Two factors contributed to China's experiments with naval development: a shift in warfare from northern to southern China and periods of relative national stability. During the Song dynasty (960-1279), the counterpart to the horse armies of the northern plains was a large inland naval force in the riverine and marshy south. The shift to river navies also spread to the coast, and the Song rulers encouraged coastal navigation and maritime trade by the Chinese, replacing the foreign traders along the coast. While still predominately inward-looking during the Yuan dynasty (1271-1368) under the Mongols, China carried out at least two major naval expeditions in the late 13th century -- against Japan and Java -- both of which ultimately proved unsuccessful. Their failure contributed to China's decision to again turn away from the sea. The final major maritime adventure occurred in the early Ming dynasty (1368-1644), when Chinese Muslim explorer Zheng He undertook his famous seven voyages, reaching as far as Africa but failing to use this opportunity to permanently establish Chinese power abroad.
Zheng He's treasure fleet was scuttled as the Ming saw rising problems at home, including piracy off the coast, and China once again looked inward. At about the same time that Magellan started his global expedition in the early 1500s, the Chinese resumed their isolationist policy, limiting trade and communication with the outside and ending most consideration of maritime adventure. China's naval focus shifted to coastal defense rather than power projection. The arrival of European gunboats in the 19th century thoroughly shook the conventional maritime logic of Chinese authorities, and only belatedly did they undertake a naval program based on Western technology.
Even this proved less than fully integrated into China's broader strategic thinking. The lack of maritime awareness contributed to the Qing government's decision to cede its crucial port access at the mouth of the Tumen River to Russia in 1858, permanently closing off access to the Sea of Japan from the northeast. Less than 40 years later, despite building one of the largest regional fleets, the Chinese navy was smashed by the newly emergent Japanese navy. For nearly a century thereafter, the Chinese again focused almost exclusively on the land, with naval forces taking a purely coastal defense role. Since the 1990s, this policy has slowly shifted as China's economic interconnectedness with the world expanded. For China to secure its economic strength and parlay that into stronger global influence, the development of a more proactive naval strategy became imperative.
Interpreting the 'Nine-Dash Line'
To understand China's present-day maritime logic and its territorial disputes with its neighbors, it is necessary to first understand the so-called nine-dash line, a loose boundary line demarcating China's maritime claims in the South China Sea.
The nine-dash line was based on an earlier territorial claim known as the eleven-dash line, drawn up in 1947 by the then-ruling Kuomintang government without much strategic consideration since the regime was busy dealing with the aftermath of the Japanese occupation of China and the ongoing civil war with the Communists. After the end of the Japanese occupation, the Kuomintang government sent naval officers and survey teams through the South China Sea to map the various islands and islets. The Internal Affairs Ministry published a map with an eleven-dash line enclosing most of the South China Sea far from China's shores. This map, despite its lack of specific coordinates, became the foundation of China's modern claims, and following the 1949 founding of the People's Republic of China, the map was adopted by the new government in Beijing. In 1953, perhaps as a way to mitigate conflict with neighboring Vietnam, the current nine-dash line emerged when Beijing eliminated two of the dashes.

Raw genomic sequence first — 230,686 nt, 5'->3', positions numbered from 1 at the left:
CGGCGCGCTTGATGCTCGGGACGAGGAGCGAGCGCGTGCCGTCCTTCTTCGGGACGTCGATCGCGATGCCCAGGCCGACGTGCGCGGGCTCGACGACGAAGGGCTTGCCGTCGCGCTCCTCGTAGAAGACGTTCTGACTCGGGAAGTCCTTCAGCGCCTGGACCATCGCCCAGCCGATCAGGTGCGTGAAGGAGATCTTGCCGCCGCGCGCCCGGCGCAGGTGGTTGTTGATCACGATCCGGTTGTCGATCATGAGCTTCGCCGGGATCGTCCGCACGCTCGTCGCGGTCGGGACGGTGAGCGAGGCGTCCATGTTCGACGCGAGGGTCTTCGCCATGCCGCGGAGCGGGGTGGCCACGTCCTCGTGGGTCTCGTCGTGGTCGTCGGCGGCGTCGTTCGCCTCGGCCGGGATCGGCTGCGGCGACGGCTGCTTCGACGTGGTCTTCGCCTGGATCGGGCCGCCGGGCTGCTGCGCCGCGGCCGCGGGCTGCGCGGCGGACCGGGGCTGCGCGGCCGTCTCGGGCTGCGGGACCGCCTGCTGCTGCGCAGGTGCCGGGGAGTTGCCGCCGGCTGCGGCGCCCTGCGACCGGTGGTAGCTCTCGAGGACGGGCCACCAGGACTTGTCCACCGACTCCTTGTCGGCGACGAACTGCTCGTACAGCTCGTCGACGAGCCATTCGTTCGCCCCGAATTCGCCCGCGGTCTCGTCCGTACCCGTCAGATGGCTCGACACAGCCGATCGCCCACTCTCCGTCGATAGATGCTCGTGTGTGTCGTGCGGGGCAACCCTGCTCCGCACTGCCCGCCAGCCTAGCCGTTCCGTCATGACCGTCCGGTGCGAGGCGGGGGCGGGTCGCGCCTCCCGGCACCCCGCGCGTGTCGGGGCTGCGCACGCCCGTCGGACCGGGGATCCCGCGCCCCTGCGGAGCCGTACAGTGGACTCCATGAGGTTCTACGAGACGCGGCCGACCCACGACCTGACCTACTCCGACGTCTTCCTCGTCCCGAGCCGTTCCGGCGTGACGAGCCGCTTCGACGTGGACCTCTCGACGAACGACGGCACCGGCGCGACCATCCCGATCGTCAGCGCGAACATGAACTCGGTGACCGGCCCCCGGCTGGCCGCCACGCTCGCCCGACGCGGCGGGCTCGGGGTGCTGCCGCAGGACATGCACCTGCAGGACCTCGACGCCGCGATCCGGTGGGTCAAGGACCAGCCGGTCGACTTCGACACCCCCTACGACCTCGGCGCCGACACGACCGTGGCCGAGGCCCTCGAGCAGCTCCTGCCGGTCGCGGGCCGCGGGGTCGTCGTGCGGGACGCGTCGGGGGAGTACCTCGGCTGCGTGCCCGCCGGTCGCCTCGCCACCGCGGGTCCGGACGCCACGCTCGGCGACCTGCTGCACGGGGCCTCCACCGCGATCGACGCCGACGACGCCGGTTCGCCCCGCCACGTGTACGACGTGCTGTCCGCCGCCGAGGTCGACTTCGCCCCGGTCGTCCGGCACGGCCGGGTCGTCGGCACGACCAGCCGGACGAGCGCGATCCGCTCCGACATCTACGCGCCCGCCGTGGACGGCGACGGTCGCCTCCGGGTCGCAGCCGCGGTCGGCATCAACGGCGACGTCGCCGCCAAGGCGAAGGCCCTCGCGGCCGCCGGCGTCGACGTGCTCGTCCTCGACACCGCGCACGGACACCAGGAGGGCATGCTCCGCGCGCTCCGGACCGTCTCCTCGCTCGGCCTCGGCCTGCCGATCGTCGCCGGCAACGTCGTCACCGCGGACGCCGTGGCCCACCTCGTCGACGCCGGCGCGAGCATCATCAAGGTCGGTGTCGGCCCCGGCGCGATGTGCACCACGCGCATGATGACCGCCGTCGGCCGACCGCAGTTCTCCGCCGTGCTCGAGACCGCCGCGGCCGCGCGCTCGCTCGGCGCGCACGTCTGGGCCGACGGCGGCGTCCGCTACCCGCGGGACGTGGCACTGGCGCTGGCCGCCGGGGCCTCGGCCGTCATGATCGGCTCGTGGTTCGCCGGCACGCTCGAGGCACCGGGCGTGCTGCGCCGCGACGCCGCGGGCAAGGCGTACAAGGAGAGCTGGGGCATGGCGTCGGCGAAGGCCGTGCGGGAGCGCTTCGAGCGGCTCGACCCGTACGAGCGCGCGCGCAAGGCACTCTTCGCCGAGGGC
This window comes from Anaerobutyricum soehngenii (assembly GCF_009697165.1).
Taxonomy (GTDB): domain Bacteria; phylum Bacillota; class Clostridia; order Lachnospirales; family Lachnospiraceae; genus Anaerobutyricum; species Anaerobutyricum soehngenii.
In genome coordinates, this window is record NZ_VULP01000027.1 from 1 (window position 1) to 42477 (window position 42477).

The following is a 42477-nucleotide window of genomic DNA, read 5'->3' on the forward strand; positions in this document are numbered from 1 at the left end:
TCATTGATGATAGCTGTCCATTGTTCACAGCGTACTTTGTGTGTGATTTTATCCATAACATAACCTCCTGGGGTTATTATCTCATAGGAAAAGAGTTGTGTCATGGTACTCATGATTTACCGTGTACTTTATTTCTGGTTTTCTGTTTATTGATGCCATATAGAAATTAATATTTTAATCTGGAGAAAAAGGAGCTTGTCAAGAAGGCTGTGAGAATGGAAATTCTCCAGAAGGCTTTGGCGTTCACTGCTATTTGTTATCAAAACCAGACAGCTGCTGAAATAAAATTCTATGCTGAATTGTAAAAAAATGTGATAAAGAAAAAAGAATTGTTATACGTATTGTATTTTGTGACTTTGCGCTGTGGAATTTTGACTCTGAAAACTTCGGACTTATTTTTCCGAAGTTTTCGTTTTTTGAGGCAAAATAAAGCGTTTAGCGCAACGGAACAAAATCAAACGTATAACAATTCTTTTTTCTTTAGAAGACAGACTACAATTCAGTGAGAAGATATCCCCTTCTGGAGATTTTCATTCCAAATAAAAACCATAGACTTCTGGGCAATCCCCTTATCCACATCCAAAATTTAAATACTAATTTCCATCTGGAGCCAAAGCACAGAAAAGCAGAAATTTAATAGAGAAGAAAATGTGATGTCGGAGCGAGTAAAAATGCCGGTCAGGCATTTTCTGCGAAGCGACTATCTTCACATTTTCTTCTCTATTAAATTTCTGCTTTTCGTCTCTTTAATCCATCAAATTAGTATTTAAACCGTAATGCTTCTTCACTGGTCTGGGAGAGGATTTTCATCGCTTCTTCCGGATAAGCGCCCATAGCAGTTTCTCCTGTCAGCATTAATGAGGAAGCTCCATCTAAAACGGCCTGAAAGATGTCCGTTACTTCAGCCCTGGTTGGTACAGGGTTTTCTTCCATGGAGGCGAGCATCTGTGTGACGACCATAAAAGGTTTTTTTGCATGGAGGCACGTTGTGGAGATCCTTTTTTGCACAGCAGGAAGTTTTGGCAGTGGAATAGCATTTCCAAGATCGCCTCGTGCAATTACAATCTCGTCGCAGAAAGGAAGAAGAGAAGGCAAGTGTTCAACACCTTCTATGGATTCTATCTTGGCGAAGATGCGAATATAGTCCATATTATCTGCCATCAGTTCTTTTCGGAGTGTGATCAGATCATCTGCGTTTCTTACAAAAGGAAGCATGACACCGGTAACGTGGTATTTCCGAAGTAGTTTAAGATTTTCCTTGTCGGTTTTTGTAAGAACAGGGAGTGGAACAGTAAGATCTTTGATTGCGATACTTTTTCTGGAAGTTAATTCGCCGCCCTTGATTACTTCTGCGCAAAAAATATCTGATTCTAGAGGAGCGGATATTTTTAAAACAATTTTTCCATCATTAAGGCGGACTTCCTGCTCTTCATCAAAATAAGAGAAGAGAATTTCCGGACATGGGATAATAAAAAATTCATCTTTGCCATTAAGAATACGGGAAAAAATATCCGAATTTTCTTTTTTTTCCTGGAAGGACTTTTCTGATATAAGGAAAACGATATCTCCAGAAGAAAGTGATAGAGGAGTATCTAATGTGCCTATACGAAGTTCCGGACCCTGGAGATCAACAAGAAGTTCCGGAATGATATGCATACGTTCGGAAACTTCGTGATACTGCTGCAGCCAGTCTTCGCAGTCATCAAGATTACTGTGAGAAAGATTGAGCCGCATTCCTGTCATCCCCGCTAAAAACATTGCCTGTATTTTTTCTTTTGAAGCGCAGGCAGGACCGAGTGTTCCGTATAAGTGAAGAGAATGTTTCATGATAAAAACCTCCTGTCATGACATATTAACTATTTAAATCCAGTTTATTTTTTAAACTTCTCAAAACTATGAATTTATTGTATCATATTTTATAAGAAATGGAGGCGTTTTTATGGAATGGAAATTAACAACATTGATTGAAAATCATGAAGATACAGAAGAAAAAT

[Nine-Dash Line map at The Paradox of China's Naval Strategy]
The new Chinese map was met with little resistance or complaint by neighboring countries, many of which were then focused on their own national independence movements. Beijing interpreted this silence as acquiescence by the neighbors and the international community, and then stayed largely quiet on the issue to avoid drawing challenges. Beijing has shied away from officially claiming the line itself as an inviolable border, and it is not internationally recognized, though China regards the nine-dash line as the historic basis for its maritime claims.
Like other claimant countries such as Vietnam and the Philippines, China's long-term goal is to use its growing naval capabilities to control the islands and islets within the South China Sea and thus the natural resources and the strategic position they afford. When China was militarily weak, it supported the concept of putting aside sovereignty concerns and carrying out joint development, aiming to reduce the potential conflicts from overlapping claims while buying time for its own naval development. Meanwhile, to avoid dealing with a unified bloc of counterclaimants, Beijing adopted a one-to-one negotiation approach with individual countries on their own territorial claims, without the need to jeopardize its entire nine-dash line claim. This allowed Beijing to remain the dominant partner in bilateral negotiations, something it feared it would lose in a more multilateral forum.